THE Lighthouse Construction Industry Charity has told Project Scotland that it expects to see greater demand for its services as the cost of living crisis intensifies, and is urging the sector to adopt a more unified approach to tackling issues such as mental health and wellbeing.
The charity recently released its 2021 Impact Report, which highlighted a 95% increase in charitable giving to over £2.5 million, and a rise of 23% in the number of construction workers seeking support.
47% of calls to the charity’s helpline last year were for immediate financial assistance and 1,787 cases required ‘intensive’ caseworker intervention. 31% of people contacting the charity mentioned a mental health issue.
Bill Hill, CEO of the Lighthouse Construction Industry Charity, revealed to Project Scotland that overcoming the stigma of getting people to talk about their wellbeing or mental health issues, and raising awareness that help is available, remain two key challenges.
The charity has been working with Ford in recent months and sending tradespeople – who are also trained mental health first aiders – out in vans to sites across the country to get workers talking.
“That’s working really well,” Bill explained. “It’s disappointing, though not something I didn’t expect, that about 90% of the people we’re talking to – and we’ve seen about 5,000 people on the ground in the last four or five months – don’t even know we exist.
“We have got a problem getting that message to ‘boots on the ground’ and letting people know we are here to actually help them.”
Bill revealed that early intervention is vital when it comes to helping construction workers through problems before they become insurmountable or, tragically, reach a stage where an issue affects someone’s mental health in such a way that they think the only way out is to take their own life.
Often, he revealed, people who present themselves to the charity with financial concerns are also carrying a mental health issue because of the worry the matter is causing them.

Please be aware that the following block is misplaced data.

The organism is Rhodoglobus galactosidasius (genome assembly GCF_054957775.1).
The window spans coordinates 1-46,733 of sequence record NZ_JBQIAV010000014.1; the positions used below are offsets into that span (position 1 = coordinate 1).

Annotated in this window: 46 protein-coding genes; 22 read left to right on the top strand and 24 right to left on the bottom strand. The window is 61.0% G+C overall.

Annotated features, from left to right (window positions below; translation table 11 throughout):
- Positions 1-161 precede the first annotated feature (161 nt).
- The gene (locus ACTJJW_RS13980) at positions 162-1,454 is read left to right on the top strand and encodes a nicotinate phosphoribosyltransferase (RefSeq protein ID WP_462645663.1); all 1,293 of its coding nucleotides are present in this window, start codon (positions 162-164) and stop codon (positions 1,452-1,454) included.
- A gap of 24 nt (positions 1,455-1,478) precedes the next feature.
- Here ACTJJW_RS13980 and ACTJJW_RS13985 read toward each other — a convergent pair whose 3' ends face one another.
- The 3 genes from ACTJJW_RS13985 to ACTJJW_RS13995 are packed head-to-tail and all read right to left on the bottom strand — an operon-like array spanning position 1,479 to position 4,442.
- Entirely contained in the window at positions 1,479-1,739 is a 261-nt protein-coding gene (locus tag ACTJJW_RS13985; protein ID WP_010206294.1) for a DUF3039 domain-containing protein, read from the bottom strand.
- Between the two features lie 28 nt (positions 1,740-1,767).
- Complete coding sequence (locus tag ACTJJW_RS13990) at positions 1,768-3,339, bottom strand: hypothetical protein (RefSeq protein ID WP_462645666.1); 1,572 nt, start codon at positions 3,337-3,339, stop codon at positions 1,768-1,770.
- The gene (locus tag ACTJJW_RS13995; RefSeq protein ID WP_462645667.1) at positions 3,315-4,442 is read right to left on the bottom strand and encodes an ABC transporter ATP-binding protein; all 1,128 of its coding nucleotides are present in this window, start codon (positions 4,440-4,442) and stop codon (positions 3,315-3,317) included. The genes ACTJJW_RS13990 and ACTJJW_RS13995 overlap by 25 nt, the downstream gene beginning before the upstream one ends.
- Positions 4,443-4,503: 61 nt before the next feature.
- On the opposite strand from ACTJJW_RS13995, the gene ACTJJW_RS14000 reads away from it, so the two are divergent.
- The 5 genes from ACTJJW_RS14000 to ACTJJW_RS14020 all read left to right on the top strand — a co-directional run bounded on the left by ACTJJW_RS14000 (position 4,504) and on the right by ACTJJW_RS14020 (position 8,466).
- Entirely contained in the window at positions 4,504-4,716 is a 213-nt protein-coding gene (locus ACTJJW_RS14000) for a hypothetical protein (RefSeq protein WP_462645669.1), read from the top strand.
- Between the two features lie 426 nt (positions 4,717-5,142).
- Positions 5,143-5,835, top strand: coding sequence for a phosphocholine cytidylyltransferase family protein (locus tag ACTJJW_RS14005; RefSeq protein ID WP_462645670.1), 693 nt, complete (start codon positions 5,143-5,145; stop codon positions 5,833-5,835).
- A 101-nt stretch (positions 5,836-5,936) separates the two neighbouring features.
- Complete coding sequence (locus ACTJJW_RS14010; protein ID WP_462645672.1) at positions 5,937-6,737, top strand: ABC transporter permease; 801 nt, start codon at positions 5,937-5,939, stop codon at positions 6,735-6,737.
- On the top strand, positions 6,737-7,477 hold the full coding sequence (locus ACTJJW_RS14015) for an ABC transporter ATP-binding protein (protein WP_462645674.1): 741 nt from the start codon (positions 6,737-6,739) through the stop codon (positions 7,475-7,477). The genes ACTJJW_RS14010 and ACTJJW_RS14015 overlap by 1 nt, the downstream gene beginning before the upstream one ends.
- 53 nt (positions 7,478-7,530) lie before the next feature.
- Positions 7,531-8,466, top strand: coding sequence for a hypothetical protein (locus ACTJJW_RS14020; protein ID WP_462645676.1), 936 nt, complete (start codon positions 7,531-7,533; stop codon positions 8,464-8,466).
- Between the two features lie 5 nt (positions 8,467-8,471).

Bill is expecting calls relating to money fears to escalate in October when energy bills are predicted to significantly rise again. (Editor: this interview was conducted prior to the announcement of the price cap freeze).
He explained that the helpline team is ‘very much tuned up’ to being able to provide advice on what support is available as well as being able to help beneficiaries fill in the right forms to ensure they get what is legitimately due to them.
The 2021 Impact Report revealed caseworkers last year leveraged £1.43 million from third parties. This support included accessing benefit entitlements, supplying white goods, and acquiring match funding to pay for home adaptations for construction workers incapacitated by injury or illness.
The sector is still predominantly populated by male workers, who historically have been reluctant to open up about matters troubling them Bill said that older male workers, in particular, often struggle to seek out help.
“What we’re finding is that the younger people in the industry are a little bit more open about talking about these things,” he added. “The older generation were brought up in an environment (where they were told to) ‘pull your socks up’, ‘get a backbone’, all that type of stuff, which is quite frankly very unhelpful.
“Overcoming the stigma with that older generation is really important.